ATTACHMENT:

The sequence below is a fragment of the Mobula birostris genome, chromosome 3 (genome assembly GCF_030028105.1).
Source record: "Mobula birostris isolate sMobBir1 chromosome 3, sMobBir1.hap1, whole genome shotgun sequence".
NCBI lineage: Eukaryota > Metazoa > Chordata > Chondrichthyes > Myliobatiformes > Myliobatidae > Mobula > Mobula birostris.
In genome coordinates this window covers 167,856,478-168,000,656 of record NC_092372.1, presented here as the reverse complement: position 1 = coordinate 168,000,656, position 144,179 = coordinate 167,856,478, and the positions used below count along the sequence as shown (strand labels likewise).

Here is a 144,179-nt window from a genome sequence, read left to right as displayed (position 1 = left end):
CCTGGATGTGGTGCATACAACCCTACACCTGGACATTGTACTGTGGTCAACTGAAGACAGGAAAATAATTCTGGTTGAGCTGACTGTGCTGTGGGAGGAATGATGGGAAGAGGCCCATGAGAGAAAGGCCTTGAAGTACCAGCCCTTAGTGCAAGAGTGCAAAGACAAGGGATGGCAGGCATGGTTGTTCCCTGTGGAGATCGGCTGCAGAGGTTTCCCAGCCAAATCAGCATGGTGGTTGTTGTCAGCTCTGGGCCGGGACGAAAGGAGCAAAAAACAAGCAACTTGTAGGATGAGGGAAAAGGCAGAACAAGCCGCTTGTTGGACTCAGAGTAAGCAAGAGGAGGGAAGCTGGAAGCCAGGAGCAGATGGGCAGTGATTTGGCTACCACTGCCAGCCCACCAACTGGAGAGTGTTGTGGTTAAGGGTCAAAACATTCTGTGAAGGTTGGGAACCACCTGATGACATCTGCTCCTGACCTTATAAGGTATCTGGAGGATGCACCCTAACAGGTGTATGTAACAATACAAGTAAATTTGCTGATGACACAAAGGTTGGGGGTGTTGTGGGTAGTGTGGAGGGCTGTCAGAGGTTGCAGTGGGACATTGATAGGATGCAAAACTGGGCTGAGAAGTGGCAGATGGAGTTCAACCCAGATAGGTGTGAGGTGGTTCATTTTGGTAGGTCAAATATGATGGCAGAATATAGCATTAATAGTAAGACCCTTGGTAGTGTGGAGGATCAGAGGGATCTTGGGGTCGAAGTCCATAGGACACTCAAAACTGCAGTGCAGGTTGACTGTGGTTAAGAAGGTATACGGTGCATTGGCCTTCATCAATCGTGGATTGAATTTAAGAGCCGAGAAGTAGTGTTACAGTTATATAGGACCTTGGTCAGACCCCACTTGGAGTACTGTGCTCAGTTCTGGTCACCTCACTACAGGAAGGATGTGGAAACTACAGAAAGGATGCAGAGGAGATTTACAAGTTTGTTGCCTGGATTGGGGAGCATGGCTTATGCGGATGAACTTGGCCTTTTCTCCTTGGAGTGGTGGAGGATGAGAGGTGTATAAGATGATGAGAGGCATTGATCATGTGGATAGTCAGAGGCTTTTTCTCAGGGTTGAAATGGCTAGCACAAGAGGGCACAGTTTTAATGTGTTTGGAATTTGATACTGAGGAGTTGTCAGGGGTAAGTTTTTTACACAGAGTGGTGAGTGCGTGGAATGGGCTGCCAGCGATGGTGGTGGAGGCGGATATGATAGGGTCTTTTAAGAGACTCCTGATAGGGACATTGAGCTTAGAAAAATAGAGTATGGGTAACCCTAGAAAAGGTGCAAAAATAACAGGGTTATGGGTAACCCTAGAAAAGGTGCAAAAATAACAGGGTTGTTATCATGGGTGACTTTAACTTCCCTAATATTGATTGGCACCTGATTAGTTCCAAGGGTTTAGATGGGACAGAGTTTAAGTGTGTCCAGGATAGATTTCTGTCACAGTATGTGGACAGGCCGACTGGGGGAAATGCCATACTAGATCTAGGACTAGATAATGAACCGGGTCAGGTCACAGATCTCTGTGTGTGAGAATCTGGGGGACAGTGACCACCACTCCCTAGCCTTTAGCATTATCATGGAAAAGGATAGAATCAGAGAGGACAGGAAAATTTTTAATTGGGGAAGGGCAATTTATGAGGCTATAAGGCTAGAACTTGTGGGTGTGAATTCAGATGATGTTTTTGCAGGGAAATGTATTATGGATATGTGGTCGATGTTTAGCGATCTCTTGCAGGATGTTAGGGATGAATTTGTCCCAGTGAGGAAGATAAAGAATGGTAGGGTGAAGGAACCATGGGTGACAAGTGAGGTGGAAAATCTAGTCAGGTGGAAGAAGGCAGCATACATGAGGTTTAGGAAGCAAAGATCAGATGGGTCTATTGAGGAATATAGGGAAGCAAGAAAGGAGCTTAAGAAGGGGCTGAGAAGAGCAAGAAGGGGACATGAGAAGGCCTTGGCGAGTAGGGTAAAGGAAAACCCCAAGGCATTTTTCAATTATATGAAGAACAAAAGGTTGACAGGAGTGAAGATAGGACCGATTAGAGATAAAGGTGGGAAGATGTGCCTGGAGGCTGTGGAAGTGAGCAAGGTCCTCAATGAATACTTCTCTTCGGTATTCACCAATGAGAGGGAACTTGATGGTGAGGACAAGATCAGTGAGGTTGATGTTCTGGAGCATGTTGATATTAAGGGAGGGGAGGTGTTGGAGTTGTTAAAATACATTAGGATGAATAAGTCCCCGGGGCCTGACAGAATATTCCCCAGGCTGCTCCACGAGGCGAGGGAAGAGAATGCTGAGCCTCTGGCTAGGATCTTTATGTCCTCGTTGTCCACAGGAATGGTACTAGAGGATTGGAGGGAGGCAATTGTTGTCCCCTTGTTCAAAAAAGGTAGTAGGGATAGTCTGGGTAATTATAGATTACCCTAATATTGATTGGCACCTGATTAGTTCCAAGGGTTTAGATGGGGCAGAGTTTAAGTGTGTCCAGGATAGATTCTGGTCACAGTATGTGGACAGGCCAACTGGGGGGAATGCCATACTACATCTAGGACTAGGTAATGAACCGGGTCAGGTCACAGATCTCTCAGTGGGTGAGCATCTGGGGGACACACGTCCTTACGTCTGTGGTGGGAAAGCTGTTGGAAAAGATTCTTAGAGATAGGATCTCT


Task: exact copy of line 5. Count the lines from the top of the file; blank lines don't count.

Here is a 144,179-nt window from a genome sequence, read left to right as displayed (position 1 = left end):